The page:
Partnering with Nature in Watersheds is 2018 current issue
UXBRIDGE, Mass., April 26, 2018 – For the past school year, high school students across the commonwealth have been studying watersheds, water infrastructure and the impact of recent damaging storms in their community, and formulating steps their local leaders can take to protect land and water ecosystems in the watershed.
They’ll present their findings at the 31st annual Massachusetts Envirothon competition on Friday, May 18th at the Blackstone River and Canal Heritage State Park in Uxbridge, Mass. The approximately 200 students from 27 Massachusetts communities will also test their knowledge of the area’s soils, forests, water, and wildlife as part of the competition.
“By engaging students on real-world environmental issues, the annual Massachusetts Envirothon improves students’ problem-solving skills and creates lifelong passions for preserving and protecting our natural resources,” said state Energy and Environmental Affairs Secretary Matthew Beaton. “Massachusetts’ watersheds are vital sources of drinking water and native species habitat, and this year’s competition provides students with the opportunity to learn about their local watersheds and brainstorm solutions to keep them clean and safe.”
At this outdoor field event, teams will rotate through four “ecostations” where they will answer written questions and engage in hands-on activities such as soil analysis, wildlife habitat assessment, tree identification, and water quality measures. Each team will have up to 10 participants and will split into specialized sub-teams during the competition, each focusing their efforts at different ecostations.
At the fifth station, the Current Issue, each team will give a 15-minute presentation on “Partnering with Nature in Watersheds” to a panel of judges. Teams have been researching the Current Issue in their own community in preparation for their presentation. Each panel of judges includes concerned citizens and environmental professionals from government agencies, non-profit organizations, academia and private industry. Teams were asked to assess water infrastructure resources and needs, identify an important partnering opportunity, and make specific recommendations for action.
“These teams work hard getting to know their local ecosystems and how their communities depend on them. We test their scientific knowledge, but we also like to hear their stories about how they have gotten muddy, cold, and tired, and otherwise had fun and fallen in love with nature in their neighborhood. The best hope for the future comes from engaged, scientifically literate citizens who care about their communities and the environment,” said Kelley Freda of the Mass. Department of Conservation and Recreation’s Division of Water Supply Protection and representative of the Massachusetts Envirothon Steering Committee.
“The Envirothon is more than just a competition about environmental knowledge. Many teams have taken what they’ve learned and put it to work in an action/service project in their community. The program aims to prepare the next generation for the stewardship work that needs to be done,” said Freda. “And this annual competition actually becomes a festive gathering of the environmental community of Massachusetts. At informal lunchtime roundtables, teams will share stories from their EnviroTreks – places they visited, people they talked to, outdoor experiences, and service projects – during the past year.”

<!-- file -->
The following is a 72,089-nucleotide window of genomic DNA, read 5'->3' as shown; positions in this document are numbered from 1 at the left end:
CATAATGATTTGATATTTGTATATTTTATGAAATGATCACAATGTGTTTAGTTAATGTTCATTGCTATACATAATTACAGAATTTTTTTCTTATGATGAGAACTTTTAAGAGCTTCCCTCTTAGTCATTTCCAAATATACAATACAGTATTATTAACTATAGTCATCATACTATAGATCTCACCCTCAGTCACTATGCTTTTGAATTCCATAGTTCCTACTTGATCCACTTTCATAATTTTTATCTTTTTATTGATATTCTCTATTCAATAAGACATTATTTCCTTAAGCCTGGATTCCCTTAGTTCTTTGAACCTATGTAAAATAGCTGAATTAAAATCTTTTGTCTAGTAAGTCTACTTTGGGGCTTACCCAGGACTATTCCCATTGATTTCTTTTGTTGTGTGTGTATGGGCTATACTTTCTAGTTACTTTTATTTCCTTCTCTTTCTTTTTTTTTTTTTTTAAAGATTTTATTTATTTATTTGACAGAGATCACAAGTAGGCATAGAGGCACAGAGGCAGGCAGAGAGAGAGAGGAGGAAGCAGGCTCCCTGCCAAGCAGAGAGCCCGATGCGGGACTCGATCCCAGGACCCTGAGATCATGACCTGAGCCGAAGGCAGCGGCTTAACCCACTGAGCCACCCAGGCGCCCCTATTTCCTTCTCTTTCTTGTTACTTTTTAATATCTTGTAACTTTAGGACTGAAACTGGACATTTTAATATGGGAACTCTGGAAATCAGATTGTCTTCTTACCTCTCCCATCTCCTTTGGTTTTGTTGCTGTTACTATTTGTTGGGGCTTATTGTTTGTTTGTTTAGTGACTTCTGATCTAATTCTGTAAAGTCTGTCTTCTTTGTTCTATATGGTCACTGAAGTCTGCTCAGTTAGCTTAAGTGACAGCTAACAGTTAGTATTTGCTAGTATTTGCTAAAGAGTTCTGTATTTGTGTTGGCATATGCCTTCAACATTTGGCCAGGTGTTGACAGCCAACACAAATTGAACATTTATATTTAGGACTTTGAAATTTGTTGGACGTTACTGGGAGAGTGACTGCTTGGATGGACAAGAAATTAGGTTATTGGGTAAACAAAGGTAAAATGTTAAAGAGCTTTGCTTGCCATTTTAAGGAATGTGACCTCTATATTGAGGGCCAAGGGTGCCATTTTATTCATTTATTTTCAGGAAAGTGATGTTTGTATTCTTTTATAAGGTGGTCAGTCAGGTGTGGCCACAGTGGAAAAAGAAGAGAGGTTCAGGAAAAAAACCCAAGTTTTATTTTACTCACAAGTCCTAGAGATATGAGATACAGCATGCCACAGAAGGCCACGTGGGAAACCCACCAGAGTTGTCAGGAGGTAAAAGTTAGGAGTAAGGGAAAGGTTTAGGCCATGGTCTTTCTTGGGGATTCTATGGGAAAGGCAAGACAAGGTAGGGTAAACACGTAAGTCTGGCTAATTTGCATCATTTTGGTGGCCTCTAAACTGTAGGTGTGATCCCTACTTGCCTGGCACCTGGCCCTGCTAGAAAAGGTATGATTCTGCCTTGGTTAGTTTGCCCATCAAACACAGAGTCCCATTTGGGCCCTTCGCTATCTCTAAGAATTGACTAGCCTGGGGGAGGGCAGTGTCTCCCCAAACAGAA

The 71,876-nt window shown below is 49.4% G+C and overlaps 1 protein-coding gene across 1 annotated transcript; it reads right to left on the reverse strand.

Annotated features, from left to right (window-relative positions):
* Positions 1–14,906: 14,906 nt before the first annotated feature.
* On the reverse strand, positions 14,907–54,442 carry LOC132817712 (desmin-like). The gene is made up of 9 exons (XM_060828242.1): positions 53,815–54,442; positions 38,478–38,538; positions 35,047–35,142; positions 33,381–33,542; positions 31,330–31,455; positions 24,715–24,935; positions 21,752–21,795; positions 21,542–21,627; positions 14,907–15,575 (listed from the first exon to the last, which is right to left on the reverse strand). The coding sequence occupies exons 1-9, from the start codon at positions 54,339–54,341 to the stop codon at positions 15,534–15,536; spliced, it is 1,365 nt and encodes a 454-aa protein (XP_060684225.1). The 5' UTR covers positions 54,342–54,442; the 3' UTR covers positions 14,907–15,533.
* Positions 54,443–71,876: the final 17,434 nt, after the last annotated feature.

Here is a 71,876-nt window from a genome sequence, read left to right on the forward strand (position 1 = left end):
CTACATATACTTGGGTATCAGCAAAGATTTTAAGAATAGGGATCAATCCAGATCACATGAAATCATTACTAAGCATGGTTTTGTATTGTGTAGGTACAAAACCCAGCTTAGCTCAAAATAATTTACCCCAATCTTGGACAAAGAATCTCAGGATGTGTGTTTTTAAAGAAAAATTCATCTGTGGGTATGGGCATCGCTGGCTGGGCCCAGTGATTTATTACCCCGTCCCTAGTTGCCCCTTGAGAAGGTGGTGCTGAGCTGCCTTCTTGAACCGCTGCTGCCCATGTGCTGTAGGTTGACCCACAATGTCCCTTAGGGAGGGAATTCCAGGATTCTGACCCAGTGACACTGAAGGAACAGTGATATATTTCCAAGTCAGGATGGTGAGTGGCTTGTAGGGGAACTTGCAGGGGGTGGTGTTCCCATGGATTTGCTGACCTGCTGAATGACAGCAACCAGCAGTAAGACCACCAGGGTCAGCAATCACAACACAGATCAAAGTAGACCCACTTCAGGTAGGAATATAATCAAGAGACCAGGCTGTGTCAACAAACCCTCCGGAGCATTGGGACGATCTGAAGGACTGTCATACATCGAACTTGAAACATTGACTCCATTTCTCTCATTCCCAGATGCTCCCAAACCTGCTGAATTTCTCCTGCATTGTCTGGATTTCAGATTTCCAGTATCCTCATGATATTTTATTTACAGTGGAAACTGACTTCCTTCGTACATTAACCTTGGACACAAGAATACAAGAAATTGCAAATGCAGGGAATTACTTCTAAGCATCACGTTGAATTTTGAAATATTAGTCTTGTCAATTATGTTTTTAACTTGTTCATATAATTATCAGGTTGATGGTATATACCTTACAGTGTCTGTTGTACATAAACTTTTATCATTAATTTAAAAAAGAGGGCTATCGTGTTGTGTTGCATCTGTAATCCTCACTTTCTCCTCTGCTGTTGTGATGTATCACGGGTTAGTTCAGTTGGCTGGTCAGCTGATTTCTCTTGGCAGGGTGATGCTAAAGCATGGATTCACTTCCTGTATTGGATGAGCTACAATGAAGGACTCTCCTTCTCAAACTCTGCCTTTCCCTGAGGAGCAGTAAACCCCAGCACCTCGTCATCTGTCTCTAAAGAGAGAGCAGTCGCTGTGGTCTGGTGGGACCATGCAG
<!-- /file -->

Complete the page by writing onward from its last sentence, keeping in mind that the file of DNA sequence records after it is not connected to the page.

The overall winning team will have the opportunity to represent Massachusetts in the North American Envirothon, which will be held July 22-28 in Pocatello, Idaho.
The 2018 Massachusetts Envirothon is made possible through the contributions of partnering agencies and organizations, including financial support from the Massachusetts Executive Office of Energy & Environmental Affairs, the U.S. Forest Service, the Massachusetts Grange, Environmental Business Council of New England, Wegman’s supermarkets and local conservation districts.
Fifteen federal and state environmental agencies, conservation districts, non-profit organizations, higher educational institutions, and businesses provide expertise and help organize the event. Dozens of volunteers will also be on hand on May 18th to handle all the event logistics from setting up tents, tables and chairs, checking-in teams, serving food, scoring tests and cleaning up.
For more information on the Massachusetts Envirothon visit www.massenvirothon.org.
2018 PARTICIPATING TEAMS (as of April 26, 2018)
- Acton-Boxborough Regional High School, Acton
- Bristol County Agricultural High School, Dighton
- Brockton High School, Brockton
- David Prouty High School, Spencer
- Dighton Rehoboth Regional High School, North Dighton
- Doherty High School, Worcester
- Essex Technical High School – Natural Resource Management, Hathorne
- Fitchburg High School, Fitchburg
- Greater New Bedford Voc-Tech High School, New Bedford
- Greenfield High School, Greenfield
- Leicester High School, Leicester
- Lexington High School, Lexington
- Millbury Jr./Sr. High School, Millbury
- Newton North High School, Newton
- Newton South High School, Newton
- Norfolk County Agricultural High School, Walpole
- Oliver Ames High School, North Easton
- Pioneer Valley Regional School, Northfield
- Plymouth South High School, Plymouth
- Quabbin Regional High School, Barre
- Reading Memorial High School, Reading
- Rockland High School, Rockland
- Seekonk High School, Seekonk
- Shepherd Hill Regional High School, Dudley
- Somerset Berkley Regional High School, Somerset
- Southeastern Regional Voc-Tech High School, South Easton
- Springfield Central High School, Springfield